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Trees Pose Peril to Those Below

Pines are especially prone to failure with their combination of "windsail effect" canopy and soft wood.

Aleppo pines, Italian stone pines and eucalypts are among the conifers that most frequently fail, sometimes causing thousands of dollars in damage to homes and vehicles, reports Robert Smaus in the Los Angeles Times.

"Of the hundreds of thousands of trees growing in Southern California, only a minuscule amount topple, but they're very noticeable," said West Hills, Calif. consulting arborist Robert Hansen. For one thing, many of the trees that fell during the recent heavy rains were growing in city parkways, easily reached by news crews.

"Even on TV you can see why these fall," Hansen said. "The roots grow on only one side of the tree because of the curb." Because the biggest roots are usually on the house side of the tree, it tips like it was hinged, right into the building.

A good arborist can spot most problems that eventually bring trees down. "Not all, but most," he said. "Most that fall in a storm or wind were already candidates for failure."

But during the series of storms this month, some trees fell for no discernible reason, said Jan Scow, a consulting arborist in Sherman Oaks who has spent the last few weeks looking at many. On one seemingly cursed residential block in Studio City, several species in different kinds of soil fell within sight of one another.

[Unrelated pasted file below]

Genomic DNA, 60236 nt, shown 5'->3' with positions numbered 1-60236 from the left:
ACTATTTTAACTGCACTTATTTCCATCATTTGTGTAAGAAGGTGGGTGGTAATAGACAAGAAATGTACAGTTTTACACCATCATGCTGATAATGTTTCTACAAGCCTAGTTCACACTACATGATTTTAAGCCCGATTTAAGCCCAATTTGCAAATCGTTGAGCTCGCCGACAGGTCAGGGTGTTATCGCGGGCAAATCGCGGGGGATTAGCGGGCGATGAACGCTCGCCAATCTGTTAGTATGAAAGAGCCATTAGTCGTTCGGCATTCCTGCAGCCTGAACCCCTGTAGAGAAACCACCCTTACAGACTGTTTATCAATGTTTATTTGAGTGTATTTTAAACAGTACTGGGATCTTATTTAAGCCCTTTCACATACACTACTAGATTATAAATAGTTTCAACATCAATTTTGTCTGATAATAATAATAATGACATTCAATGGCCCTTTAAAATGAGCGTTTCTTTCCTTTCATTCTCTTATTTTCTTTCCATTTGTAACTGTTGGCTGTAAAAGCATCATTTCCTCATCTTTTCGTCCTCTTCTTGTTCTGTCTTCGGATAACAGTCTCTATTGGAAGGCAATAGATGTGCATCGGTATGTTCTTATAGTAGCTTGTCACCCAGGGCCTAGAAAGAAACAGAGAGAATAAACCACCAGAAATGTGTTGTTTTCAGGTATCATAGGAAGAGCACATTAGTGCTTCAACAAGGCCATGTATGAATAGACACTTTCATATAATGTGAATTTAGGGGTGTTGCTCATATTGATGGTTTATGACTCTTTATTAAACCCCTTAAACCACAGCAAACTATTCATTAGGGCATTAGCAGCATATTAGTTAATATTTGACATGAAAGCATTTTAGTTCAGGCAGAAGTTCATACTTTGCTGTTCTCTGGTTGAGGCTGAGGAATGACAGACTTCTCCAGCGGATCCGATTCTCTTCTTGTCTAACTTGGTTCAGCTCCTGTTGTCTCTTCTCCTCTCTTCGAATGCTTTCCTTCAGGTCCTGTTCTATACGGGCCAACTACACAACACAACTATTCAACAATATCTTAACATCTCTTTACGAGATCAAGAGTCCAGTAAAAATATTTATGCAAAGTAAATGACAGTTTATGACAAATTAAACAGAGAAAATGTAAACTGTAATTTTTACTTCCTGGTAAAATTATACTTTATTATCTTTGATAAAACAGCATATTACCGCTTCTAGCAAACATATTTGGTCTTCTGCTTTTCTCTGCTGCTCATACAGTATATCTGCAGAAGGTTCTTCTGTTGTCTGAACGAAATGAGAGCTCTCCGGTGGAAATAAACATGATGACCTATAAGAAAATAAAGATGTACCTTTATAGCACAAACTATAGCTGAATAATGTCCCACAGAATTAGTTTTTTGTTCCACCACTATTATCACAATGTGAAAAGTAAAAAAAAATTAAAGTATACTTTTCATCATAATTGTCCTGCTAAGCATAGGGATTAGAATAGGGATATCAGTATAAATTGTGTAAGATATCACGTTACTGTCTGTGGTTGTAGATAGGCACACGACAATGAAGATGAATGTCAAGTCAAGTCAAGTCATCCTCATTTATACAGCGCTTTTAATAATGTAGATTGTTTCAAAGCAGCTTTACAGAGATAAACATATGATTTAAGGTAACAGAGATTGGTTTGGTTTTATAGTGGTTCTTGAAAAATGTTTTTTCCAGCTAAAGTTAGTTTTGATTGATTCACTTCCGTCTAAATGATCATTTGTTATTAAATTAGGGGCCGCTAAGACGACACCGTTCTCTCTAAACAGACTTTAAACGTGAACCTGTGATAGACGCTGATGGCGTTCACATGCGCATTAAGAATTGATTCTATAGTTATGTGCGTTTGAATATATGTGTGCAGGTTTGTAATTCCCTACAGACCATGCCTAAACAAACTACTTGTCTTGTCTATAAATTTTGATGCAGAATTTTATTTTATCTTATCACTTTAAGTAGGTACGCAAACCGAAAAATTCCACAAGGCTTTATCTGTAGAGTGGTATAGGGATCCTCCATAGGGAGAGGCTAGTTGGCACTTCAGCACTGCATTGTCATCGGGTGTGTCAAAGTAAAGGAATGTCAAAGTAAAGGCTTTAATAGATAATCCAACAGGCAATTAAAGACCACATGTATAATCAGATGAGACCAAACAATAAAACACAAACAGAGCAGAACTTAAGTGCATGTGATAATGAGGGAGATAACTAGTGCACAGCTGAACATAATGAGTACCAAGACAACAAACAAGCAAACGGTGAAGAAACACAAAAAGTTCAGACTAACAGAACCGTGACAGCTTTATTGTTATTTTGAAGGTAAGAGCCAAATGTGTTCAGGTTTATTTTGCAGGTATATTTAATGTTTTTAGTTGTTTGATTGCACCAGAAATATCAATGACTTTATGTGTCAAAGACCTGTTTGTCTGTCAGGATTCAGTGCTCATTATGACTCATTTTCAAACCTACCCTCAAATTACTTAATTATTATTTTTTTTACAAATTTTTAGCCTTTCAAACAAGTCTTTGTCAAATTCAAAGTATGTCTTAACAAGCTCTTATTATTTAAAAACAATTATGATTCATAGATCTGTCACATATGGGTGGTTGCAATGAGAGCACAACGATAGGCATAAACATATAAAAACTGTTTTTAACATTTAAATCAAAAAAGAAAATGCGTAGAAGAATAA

So how do you know whether big trees on your property might be at risk? Arborists assess risk by the type of tree, the tree's size and the damage it might cause. Evergreen trees, pines in particular, are more likely to come down because their canopy is always present and it's thick and heavy - "a windsail effect," Scow said.

Added Hansen: "I'll bet half the trees that fell in the last storm were Aleppo pines. You won't ever find Bob Hansen napping under one," he said, only half-kidding. "They shouldn't be planted within striking distance of a home."

Another pine that frequently falls is the majestic Italian stone pine. "They can have a spread of 80 feet with roots that fan out for only 10." One beefy specimen was lying on a sidewalk in West Los Angeles after the last series of storms, the latest of several on that street to topple in storms.

"Every tree I saw on the news was either a pine or a blue gum," said Greg Applegate, a consulting arborist in Tustin. Fast-growing trees, including eucalyptus, may topple because of problems that begin while in a nursery container, such as circling or girdling roots, he said. Very old blue gums also get a fungus called sulfur conk, which weakens the base of the trunk and may cause them to fall.

Deciduous trees such as crape myrtle and Modesto ash can be more stable because they lose their leaves before winds and winter storms arrive, but not always. Samuel Knapp, author of the 10-page pamphlet "A Guide for Safe, Healthy and Beautiful Trees" and a consulting arborist in Riverside, said, "Sycamores are very stable, but jacarandas are less so because they're not as adapted to our climate."

Big trees are obviously more of a risk because they are heavy, and those close to parking spots, sidewalks or homes are a bigger risk because they can do damage.

In the recent rains, a huge oak at Occidental College came down but did no damage because it was in a large, open area. Knapp advised leaving it there, on its side, with only a little compensating pruning. "It still looks very handsome," he said.

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June 26, 2019, 11:58 am PDT

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